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Tough Job Ahead for Under-Resourced Afghan Forces

Some commentators say the army needs more than Kalashnikovs to deal with an increasingly confident Taleban.
By Abdol Wahed Faramarz
  • Future army officers at Afghanistan’s military academy in Kabul. (Photo: ISAF)
    Future army officers at Afghanistan’s military academy in Kabul. (Photo: ISAF)

With Afghan forces now taking the lead on security, some analysts have grave doubts that they are in any shape to take on what looks like a rising tide of Taleban attacks.

NATO formally handed over responsibility for military operations at a ceremony in the capital Kabul on June 18, attended by President Hamid Karzai and NATO Secretary-General Anders Fogh-Rasmussen.

The ongoing threat posed by insurgent groups was brought home earlier the same day when three people died in a roadside bomb attack in Kabul that was apparently intended to kill leading politician Mohammad Mohaqeq, who was driving by in a convoy of vehicles at the time.

On June 25, insurgents mounted an attack on the presidential palace and the nearby CIA headquarters. All the attackers were killed, as were three security guards, after a prolonged exchange of fire.

The handover represents the fifth and final phase in the “security transition” process that began in 2011. Fogh-Rasmussen said NATO forces would now step back but would continue to play a training and advisory role.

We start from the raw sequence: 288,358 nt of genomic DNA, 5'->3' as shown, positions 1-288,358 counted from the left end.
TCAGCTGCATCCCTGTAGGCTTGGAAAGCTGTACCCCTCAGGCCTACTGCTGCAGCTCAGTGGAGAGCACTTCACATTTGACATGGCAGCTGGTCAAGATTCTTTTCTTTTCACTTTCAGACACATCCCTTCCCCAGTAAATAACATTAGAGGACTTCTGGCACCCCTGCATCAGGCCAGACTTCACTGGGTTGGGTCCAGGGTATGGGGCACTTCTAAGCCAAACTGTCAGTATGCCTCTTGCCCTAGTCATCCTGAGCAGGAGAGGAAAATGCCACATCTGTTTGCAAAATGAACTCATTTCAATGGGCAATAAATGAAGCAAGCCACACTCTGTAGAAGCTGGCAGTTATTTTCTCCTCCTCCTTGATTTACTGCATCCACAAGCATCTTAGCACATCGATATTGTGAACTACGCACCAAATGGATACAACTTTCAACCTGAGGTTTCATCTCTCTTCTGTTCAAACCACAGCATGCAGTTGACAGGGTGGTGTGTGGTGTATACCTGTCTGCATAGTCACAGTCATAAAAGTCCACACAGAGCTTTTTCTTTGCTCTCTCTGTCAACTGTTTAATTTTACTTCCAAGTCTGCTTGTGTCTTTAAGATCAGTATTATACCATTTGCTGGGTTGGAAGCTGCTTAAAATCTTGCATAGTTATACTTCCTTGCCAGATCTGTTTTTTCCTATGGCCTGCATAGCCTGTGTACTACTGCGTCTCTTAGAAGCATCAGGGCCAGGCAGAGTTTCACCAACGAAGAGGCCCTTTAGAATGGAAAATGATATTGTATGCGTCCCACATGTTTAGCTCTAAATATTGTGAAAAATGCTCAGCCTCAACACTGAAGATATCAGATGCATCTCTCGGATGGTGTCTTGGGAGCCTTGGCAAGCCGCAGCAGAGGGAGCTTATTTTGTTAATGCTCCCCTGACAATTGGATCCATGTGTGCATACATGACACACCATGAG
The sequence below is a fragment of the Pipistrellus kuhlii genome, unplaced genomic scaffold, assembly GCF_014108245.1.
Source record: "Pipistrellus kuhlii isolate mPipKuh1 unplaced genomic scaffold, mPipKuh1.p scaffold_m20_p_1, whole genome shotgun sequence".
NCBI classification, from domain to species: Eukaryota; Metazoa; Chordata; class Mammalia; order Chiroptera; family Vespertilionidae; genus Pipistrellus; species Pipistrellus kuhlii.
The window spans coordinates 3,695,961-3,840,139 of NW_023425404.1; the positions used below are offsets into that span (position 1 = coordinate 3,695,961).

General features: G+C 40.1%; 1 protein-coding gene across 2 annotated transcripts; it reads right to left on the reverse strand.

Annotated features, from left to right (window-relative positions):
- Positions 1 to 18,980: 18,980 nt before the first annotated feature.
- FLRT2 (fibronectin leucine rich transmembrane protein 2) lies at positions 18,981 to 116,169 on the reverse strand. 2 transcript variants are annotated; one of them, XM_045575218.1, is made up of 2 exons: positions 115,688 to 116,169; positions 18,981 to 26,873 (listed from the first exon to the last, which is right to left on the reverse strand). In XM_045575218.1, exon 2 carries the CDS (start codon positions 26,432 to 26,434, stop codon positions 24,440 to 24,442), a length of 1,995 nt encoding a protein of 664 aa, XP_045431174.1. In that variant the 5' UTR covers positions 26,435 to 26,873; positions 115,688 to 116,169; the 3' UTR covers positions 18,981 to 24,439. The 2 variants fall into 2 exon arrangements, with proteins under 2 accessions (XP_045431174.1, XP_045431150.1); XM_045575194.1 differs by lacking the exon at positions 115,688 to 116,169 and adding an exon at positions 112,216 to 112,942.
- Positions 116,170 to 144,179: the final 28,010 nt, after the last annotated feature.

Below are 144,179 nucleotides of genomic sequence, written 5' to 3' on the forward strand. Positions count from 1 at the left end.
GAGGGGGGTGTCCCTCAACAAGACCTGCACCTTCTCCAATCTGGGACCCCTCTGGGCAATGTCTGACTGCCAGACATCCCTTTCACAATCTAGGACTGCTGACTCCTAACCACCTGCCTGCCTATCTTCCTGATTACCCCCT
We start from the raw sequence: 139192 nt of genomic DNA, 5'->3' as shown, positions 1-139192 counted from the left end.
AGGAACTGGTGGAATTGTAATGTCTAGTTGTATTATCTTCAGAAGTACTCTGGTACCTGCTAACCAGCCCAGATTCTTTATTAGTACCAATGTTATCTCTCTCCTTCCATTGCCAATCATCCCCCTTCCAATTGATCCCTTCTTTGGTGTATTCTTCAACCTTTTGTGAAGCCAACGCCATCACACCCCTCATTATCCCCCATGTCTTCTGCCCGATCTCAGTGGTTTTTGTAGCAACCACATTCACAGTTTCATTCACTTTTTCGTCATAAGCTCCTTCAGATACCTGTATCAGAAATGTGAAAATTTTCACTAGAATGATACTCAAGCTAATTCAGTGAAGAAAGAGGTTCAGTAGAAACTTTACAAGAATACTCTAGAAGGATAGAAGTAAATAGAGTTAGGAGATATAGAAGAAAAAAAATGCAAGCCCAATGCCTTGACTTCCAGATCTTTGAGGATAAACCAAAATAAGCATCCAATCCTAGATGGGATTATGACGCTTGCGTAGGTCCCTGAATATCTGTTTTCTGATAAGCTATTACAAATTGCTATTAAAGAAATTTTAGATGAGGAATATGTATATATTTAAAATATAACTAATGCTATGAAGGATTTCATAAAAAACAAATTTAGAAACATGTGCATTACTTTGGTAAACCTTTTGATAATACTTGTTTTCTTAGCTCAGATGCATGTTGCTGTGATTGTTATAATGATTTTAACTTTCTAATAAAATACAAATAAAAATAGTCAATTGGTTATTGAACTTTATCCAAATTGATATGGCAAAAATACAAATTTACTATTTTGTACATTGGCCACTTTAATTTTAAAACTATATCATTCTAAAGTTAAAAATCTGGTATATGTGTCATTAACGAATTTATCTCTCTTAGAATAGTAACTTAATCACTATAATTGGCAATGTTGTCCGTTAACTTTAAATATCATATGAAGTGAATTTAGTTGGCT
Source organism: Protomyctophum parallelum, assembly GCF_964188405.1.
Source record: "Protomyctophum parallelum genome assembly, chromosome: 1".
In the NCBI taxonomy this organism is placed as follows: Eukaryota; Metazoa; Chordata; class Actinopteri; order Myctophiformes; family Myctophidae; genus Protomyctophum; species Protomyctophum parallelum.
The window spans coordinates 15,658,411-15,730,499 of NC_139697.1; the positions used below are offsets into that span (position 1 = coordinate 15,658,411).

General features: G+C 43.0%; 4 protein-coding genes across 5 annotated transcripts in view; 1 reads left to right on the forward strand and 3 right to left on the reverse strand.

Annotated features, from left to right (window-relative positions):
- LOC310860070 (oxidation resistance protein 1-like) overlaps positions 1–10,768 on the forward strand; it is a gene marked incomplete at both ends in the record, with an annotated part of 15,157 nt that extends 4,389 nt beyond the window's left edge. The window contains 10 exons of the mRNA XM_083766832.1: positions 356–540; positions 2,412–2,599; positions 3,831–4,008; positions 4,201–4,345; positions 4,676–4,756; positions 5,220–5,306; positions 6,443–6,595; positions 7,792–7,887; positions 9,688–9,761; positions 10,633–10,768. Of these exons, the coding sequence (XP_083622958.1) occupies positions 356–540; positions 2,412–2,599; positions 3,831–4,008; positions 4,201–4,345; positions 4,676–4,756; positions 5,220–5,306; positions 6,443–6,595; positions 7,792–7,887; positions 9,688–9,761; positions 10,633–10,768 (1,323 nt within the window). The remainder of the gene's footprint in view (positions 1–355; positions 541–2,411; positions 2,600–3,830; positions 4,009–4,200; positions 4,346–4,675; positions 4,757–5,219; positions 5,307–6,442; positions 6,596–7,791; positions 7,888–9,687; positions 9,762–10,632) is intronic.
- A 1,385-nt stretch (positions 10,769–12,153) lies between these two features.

At the ceremony, Ashraf Ghani Ahmadzai, who heads the commission in charge of the security transition, gave an upbeat assessment of progress, saying, “At present, security all across Afghanistan is controlled by the national police, army and intelligence service. Security in various regions has improved once the international forces have withdrawn” 

Others disagree. Shukria Barakzai, who sits on the Afghan parliament’s defence committee, said the changover was premature and should instead have been phased over a period of eight to ten years to ensure that the national armed forces were completely ready to cope on their own. 

“The Taleban today are different from what they were six or seven years ago. They are stronger and better integrated, with good combat capability. They have also become very strong in the political arena – the recent opening of their political office [in Qatar] being the best example of this,” she said. 

“The Afghan armed forces should therefore be equipped with modern equipment to counter the Taleban, but they aren’t. I believe that in the current environment, handing over responsibility for security will have negative consequences. The major challenge facing the Afghan security forces is their lack of essential battlefield equipment.” 

Defence analyst Abdul Wahed Taqat said recent incursions by the Pakistani military provided evidence that Afghan troops were not in a position to defend the country. (See Afghan Taleban Fighters Turn on Pakistan on skirmishes between Afghan and Pakistani units.) 

“The foreigners have handed over security responsibility to empty-handed [troops]. Afghan forces are equipped with the most basic of weapons – Kalashnikovs,” Taqat said. 

General Sher Mohammad Karimi, chief of staff of the Afghan National Army, ANA, acknowledged that the Taleban were putting up a stronger fight, emboldened by the prospect of a NATO troop withdrawal next year.